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18.2: Roles in an Ecosystem

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    Can you pick out the organisms at the bottom and at the top of this food chain?

    What's at the bottom of this food chain? Plankton. These tiny creatures incorporate energy from the Sun through photosynthesis. The energy is then passed between the various levels of the food chain. After plankton, corals are next. Coral are animals that live with tiny zooxanthellae that also photosynthesize. This means that all of the energy in the food chain originates from the Sun! Of course, you know what's at the top of this food chain!

    Roles in Ecosystems

    All ecosystems have living things that play the same basic roles. Some organisms must be producers. Others must be consumers. Decomposers are also important.


    Producers are living things that use energy to make food. Producers make food for themselves and other living things. There are two types of producers:

    • By far the most common producers use the energy in sunlight to make food. This is called photosynthesis. Producers that photosynthesize include plants and algae. These organisms must live where there is plenty of sunlight.
    • Other producers use the energy in chemicals to make food. This is called chemosynthesis. Only a very few producers are of this type, and all of them are microbes. These producers live deep under the ocean where there is no sunlight. An example is pictured below (Figure below).

    A picture of an ecosystem on the ocean floor

    Microbes use chemicals to make food. The chemicals pour out of a crack on the ocean floor at a mid-ocean ridge. What consumers live in this ecosystem?


    Consumers can’t make their own food. Consumers must eat producers or other consumers. Listed below are the three main types of consumers (Figure below): herbivores, carnivores, and omnivores. Which type are you?

    Herbivores, carnivores, and omnivores are the three main types of consumers

    Examples of the main types of consumers. Can you name other consumers of each type?

    Consumers get their food in different ways (Figure below). Grazers feed on living organisms without killing them. A rabbit nibbles on leaves, and a mosquito sucks a drop of blood. Predators, like lions, capture and kill animals for food. The animals they eat are called prey. Even some plants are consumers. Pitcher plants trap insects in their sticky fluid in their “pitchers.” The insects are their prey. Scavengers eat animals that are already dead. This hyena is eating the remains of a lion’s prey. Decomposers break down dead organisms and the wastes of living things (Figure below). This dung beetle is rolling a ball of dung (animal waste) back to its nest. The beetle will use the dung to feed its young. The mushrooms pictured are growing on a dead log. They will slowly break it down. This releases its nutrients to the soil.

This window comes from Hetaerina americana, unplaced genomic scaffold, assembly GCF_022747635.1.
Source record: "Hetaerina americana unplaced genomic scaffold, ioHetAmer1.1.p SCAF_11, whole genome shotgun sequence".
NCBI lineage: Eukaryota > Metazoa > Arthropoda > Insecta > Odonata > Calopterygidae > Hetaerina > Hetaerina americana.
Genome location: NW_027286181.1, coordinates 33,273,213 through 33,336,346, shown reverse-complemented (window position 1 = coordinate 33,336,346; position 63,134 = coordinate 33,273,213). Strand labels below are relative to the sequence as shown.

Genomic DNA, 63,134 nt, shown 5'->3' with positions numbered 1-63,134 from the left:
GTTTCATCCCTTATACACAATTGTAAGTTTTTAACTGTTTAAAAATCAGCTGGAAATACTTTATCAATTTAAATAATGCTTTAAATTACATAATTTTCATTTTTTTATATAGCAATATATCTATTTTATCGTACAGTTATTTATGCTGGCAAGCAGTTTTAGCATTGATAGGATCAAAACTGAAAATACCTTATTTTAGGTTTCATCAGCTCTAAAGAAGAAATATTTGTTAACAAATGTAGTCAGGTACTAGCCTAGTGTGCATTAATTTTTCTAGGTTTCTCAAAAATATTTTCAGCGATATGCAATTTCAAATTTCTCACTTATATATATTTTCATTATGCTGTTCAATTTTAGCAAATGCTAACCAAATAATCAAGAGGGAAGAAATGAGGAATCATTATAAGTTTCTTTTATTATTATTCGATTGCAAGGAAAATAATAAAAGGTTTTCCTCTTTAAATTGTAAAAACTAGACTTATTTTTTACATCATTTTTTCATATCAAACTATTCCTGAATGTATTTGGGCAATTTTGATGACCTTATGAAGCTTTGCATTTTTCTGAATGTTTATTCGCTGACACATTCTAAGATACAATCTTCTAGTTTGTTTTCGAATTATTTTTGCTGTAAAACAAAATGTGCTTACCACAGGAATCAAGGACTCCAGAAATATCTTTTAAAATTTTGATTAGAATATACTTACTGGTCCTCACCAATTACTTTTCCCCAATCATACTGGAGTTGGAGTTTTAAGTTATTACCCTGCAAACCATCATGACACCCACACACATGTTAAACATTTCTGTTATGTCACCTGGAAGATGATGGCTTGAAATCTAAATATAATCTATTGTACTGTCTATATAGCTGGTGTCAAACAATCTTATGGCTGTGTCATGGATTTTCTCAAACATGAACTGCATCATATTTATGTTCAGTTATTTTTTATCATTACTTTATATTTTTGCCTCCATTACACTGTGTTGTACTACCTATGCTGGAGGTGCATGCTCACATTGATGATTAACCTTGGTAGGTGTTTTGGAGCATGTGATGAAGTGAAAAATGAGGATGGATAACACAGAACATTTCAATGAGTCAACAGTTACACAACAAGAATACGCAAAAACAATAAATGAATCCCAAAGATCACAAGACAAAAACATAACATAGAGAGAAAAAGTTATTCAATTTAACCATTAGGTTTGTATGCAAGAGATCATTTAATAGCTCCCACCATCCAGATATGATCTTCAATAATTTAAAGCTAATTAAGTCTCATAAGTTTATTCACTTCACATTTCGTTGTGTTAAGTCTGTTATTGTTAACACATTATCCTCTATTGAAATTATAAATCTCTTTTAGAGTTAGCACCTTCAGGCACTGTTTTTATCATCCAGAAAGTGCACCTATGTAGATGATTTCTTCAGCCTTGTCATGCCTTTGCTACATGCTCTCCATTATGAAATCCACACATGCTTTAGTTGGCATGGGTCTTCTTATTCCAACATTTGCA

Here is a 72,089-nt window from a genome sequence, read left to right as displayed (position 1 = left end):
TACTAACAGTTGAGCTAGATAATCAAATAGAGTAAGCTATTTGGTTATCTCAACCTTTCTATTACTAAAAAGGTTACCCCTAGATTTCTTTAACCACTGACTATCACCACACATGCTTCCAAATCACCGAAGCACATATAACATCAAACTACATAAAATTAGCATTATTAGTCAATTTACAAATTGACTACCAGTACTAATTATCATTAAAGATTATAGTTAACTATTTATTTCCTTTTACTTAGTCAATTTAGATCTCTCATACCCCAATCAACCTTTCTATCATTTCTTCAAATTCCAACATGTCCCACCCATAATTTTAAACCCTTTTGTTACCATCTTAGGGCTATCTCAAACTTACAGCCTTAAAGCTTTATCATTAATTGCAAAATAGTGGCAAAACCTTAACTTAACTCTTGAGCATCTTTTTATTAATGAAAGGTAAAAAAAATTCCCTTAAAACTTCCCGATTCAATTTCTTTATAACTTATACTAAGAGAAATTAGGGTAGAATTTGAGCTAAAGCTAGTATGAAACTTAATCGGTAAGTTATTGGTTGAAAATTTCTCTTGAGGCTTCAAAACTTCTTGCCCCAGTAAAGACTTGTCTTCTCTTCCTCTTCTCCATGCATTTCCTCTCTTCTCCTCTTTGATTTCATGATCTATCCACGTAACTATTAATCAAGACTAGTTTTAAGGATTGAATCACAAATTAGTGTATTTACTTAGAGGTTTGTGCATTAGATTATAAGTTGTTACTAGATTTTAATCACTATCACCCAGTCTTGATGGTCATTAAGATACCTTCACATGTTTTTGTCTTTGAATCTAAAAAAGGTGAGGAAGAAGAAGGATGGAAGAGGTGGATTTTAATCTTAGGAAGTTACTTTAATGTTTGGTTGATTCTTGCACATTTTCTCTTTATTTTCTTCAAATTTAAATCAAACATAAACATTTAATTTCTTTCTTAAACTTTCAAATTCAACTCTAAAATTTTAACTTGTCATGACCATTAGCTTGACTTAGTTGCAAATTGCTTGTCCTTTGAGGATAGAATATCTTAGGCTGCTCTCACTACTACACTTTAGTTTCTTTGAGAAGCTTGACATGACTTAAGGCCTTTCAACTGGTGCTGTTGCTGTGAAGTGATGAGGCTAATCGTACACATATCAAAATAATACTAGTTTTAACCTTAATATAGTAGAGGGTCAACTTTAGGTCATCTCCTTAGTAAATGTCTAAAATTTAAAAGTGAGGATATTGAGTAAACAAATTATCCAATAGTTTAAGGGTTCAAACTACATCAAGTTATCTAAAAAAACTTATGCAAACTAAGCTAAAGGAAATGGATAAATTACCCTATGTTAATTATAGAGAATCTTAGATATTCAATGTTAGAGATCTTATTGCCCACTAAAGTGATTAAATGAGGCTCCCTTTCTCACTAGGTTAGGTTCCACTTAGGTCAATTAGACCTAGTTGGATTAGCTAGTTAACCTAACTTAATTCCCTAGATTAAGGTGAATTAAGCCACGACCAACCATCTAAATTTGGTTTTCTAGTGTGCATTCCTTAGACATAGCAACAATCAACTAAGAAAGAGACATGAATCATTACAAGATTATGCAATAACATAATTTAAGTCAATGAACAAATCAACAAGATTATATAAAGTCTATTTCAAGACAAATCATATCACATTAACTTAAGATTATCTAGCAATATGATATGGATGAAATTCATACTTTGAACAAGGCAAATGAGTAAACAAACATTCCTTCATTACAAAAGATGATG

The different ways consumer get food

    Ways consumers get food. Do you know how earthworms get food?


    • Herbivores eat plants, carnivores eat meat, and omnivores eat both.
    • Predators are animals that eat a prey animal. Scavengers eat organisms that are already dead. Decomposers break down dead plants and animals into component parts, including nutrients.
    • Producers create food energy. They are the base of all life on Earth. Most producers use photosynthesis but a very small number use chemosynthesis.


    1. What are consumers? What are the three types of consumers and what do they eat?
    2. Compare and contrast photosynthesis and chemosynthesis.
    3. What role do decomposers play in an ecosystem? What would happen if there were no decomposers?

    Explore More

    Use the resource below to answer the questions that follow.

    1. What is competition?
    2. What is predation?
    3. What is symbiosis?
    4. How do stable communities develop?
    5. What is succession?
    6. What is a niche? What does a niche include?
    7. What causes competition?

    This page titled 18.2: Roles in an Ecosystem is shared under a CK-12 license and was authored, remixed, and/or curated by CK-12 Foundation via source content that was edited to the style and standards of the LibreTexts platform; a detailed edit history is available upon request.

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